What is the advantage of the BMI Prime scale over the normal BMI scale? As long as you know what it means, BMI Prime will not only answer the question "What is my BMI?" but it will also answer the questions "What is good BMI?" and "Is my BMI good?" at the same time. By having a number that compares the healthy BMI for women with your actual BMI, you get double the information in just one number.

An ideal BMI Prime is around 1, which corresponds to a BMI of 25. The margins are narrow since we are talking about small numbers, so even though 1.5 sounds close enough to 1, it corresponds to a BMI of 37.5, which means you have "Obese Class II" or "Severely obese" according to WHO BMI categories.

Another way to compare your BMI and determine whether you have a healthy BMI, or at least a normal BMI, is to look at the BMI chart for women. Below is said BMI chart for females and males. It is conveniently color-coded to separate the regions of healthy BMI from those that are risky or dangerous.

Chart showing BMI ranges for women

To use this BMI chart, please follow these steps:

  1. Find where your BMI is located in the BMI chart for women. You can either use the calculated BMI or your weight and height.
  2. With the help of the legend and the colors in the chart, assess how healthy your BMI is.
  3. If necessary, devise a plan to change your BMI to healthier levels. If it's already healthy: Congratulations!

We have mentioned that the first step is to calculate your BMI as female, and we showed you how to use the BMI calculation formula to do that by hand. However, we haven't really shown you how to use the BMI calculator for women, so let's take a closer look at that now.

Healthy BMI for women: how bad is to be in the obese BMI range?

We will now show you some data from a correlational study between the BMI for women and the mortality rate. As we can see, a strong correlation exists between having a not ideal BMI for women and a high mortality rate. Does it mean that an unhealthy BMI kills? Well, we do not know for certain since correlation doesn't imply causation, but it would seem that it is much safer to have a normal BMI for women (18.5-25), which shouldn't come as a surprise.

Chart showing the correlation between BMI for women and mortality rates

What is more surprising is the strong correlation at a slightly unhealthy BMI. It could be totally possible that a slightly high BMI causes a higher risk of death, but given the variations in BMI due to many different factors, there's another explanation that seems more plausible. BMI is an indicator that works both ways: women with normal BMI tend to be healthy, and healthy females tend to have normal BMI.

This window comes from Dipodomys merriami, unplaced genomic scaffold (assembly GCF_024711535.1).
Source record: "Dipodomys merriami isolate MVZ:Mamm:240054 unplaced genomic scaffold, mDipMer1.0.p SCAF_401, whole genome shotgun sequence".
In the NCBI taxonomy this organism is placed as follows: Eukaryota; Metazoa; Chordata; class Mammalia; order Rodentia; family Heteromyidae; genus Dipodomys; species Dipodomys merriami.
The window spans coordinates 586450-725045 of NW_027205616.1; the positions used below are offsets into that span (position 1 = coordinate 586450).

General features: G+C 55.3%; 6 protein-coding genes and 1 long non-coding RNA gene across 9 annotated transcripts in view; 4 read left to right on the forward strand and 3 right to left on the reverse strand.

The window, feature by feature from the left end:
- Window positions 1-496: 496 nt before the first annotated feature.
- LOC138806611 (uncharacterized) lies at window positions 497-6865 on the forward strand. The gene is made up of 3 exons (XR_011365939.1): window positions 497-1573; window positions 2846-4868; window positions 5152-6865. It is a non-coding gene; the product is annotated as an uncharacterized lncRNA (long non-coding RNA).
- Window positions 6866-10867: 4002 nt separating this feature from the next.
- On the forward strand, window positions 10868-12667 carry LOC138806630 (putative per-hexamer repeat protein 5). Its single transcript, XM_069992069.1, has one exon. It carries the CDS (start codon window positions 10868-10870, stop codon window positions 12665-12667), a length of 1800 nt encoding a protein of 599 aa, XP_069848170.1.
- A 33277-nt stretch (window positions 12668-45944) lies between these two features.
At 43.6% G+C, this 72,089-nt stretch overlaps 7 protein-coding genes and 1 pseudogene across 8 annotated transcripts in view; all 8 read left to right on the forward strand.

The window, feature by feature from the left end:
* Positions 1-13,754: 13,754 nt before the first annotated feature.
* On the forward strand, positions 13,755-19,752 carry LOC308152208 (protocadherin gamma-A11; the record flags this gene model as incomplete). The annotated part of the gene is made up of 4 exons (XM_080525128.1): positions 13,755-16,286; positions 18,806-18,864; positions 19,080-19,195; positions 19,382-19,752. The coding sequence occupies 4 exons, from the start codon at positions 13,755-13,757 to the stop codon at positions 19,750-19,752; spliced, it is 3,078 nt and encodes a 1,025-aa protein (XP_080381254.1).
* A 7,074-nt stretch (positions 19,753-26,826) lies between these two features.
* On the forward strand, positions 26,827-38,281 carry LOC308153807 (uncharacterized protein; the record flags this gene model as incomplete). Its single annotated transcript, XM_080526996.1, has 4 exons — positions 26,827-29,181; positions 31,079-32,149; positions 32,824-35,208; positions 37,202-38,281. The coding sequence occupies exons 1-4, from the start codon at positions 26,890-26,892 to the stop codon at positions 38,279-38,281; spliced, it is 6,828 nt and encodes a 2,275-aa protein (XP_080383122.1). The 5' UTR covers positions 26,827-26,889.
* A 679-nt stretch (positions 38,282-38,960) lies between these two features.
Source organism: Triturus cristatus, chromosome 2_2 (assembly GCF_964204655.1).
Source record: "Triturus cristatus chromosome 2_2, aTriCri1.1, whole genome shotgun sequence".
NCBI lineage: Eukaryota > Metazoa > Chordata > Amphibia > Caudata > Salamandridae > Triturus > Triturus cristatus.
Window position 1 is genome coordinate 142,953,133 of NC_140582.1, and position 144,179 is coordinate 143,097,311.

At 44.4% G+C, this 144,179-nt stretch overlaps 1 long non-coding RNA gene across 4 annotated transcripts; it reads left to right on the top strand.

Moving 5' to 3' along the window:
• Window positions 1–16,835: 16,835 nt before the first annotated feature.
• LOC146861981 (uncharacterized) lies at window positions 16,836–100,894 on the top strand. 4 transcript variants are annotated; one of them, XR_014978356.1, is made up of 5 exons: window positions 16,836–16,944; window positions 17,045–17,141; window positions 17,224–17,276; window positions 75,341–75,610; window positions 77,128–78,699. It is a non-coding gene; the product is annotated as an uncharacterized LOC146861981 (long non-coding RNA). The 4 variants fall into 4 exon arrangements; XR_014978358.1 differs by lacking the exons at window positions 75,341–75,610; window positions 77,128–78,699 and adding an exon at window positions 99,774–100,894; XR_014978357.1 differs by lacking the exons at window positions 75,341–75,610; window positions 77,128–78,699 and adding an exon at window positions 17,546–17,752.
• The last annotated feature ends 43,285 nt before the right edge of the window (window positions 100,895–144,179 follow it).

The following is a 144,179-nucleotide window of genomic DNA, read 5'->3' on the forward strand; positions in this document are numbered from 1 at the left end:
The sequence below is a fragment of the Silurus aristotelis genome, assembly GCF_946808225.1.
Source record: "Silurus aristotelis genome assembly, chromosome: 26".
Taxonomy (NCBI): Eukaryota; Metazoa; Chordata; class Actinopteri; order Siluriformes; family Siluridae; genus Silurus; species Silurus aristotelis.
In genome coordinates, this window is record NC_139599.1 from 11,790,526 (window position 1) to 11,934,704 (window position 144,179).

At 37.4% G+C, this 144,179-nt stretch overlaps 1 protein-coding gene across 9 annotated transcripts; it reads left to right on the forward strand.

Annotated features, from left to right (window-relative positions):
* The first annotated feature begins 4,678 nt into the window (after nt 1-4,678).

For example, as we age, our metabolisms degrade, and it becomes much easier to put on weight than it was before. If you think about it, it's much harder to find an old person with a healthy weight. People tend to be overweight or underweight as they grow up, compared to their younger years. In any case, it is much better to play it safe and try to stay in an ideal and healthy BMI range for women since there's nothing to win by having extreme BMI values, and there's a lot to lose.

Also, if you are interested in body fat measurements, check out our other calculators, such as skinfold body fat calculator and fat-free mass index calculator.

Differences between male and female BMI percentiles

It is time to take a look at the differences in BMI between men and women beyond the body composition we have mentioned before. The first thing to note is the difference in body type, not only between men and women but also within those groups. If you look at all the men in the world, their general body shape doesn't really vary that much, except for the proportion of fat and muscle.

However, if you look at women, their body shapes change dramatically, even among people with the same proportions of body fat and muscle. For example, the bust size, shape, and proportion between hips and waist. Even women's legs tend to differ much more from one female to another than they do for men. What does this mean for BMI charts for women? It means a big disparity.

If we look at the BMI ranges for women, they are the same as for men because those are made in a purely theoretical way. If instead, you look at the percentile BMI ranges, the story changes a lot. The spread of BMI values in women is much greater than that of men. Let's look at an example to understand this better.